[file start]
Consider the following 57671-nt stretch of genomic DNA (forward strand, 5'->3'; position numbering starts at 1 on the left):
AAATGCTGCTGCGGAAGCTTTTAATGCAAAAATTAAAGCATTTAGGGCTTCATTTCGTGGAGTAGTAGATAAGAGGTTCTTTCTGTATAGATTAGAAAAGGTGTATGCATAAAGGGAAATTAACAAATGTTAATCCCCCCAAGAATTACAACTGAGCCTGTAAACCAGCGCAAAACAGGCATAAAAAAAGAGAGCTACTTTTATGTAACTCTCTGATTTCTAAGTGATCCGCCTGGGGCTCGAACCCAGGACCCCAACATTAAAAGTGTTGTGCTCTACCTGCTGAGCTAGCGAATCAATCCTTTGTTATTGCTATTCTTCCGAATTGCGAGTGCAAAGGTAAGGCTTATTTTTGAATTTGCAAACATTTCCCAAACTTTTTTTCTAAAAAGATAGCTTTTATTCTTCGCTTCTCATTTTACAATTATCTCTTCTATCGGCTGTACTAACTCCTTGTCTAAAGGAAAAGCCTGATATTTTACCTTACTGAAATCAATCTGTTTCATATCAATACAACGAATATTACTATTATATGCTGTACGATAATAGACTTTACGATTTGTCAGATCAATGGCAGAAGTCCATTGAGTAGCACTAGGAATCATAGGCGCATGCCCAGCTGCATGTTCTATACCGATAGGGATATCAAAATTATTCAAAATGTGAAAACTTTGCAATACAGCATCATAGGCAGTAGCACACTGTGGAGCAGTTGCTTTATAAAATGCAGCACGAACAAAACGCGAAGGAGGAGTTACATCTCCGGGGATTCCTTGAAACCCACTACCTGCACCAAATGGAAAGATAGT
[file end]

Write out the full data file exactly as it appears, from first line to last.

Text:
Consider the following 57671-nt stretch of genomic DNA (forward strand, 5'->3'; position numbering starts at 1 on the left):
AAATGCTGCTGCGGAAGCTTTTAATGCAAAAATTAAAGCATTTAGGGCTTCATTTCGTGGAGTAGTAGATAAGAGGTTCTTTCTGTATAGATTAGAAAAGGTGTATGCATAAAGGGAAATTAACAAATGTTAATCCCCCCAAGAATTACAACTGAGCCTGTAAACCAGCGCAAAACAGGCATAAAAAAAGAGAGCTACTTTTATGTAACTCTCTGATTTCTAAGTGATCCGCCTGGGGCTCGAACCCAGGACCCCAACATTAAAAGTGTTGTGCTCTACCTGCTGAGCTAGCGAATCAATCCTTTGTTATTGCTATTCTTCCGAATTGCGAGTGCAAAGGTAAGGCTTATTTTTGAATTTGCAAACATTTCCCAAACTTTTTTTCTAAAAAGATAGCTTTTATTCTTCGCTTCTCATTTTACAATTATCTCTTCTATCGGCTGTACTAACTCCTTGTCTAAAGGAAAAGCCTGATATTTTACCTTACTGAAATCAATCTGTTTCATATCAATACAACGAATATTACTATTATATGCTGTACGATAATAGACTTTACGATTTGTCAGATCAATGGCAGAAGTCCATTGAGTAGCACTAGGAATCATAGGCGCATGCCCAGCTGCATGTTCTATACCGATAGGGATATCAAAATTATTCAAAATGTGAAAACTTTGCAATACAGCATCATAGGCAGTAGCACACTGTGGAGCAGTTGCTTTATAAAATGCAGCACGAACAAAACGCGAAGGAGGAGTTACATCTCCGGGGATTCCTTGAAACCCACTACCTGCACCAAATGGAAAGATAGT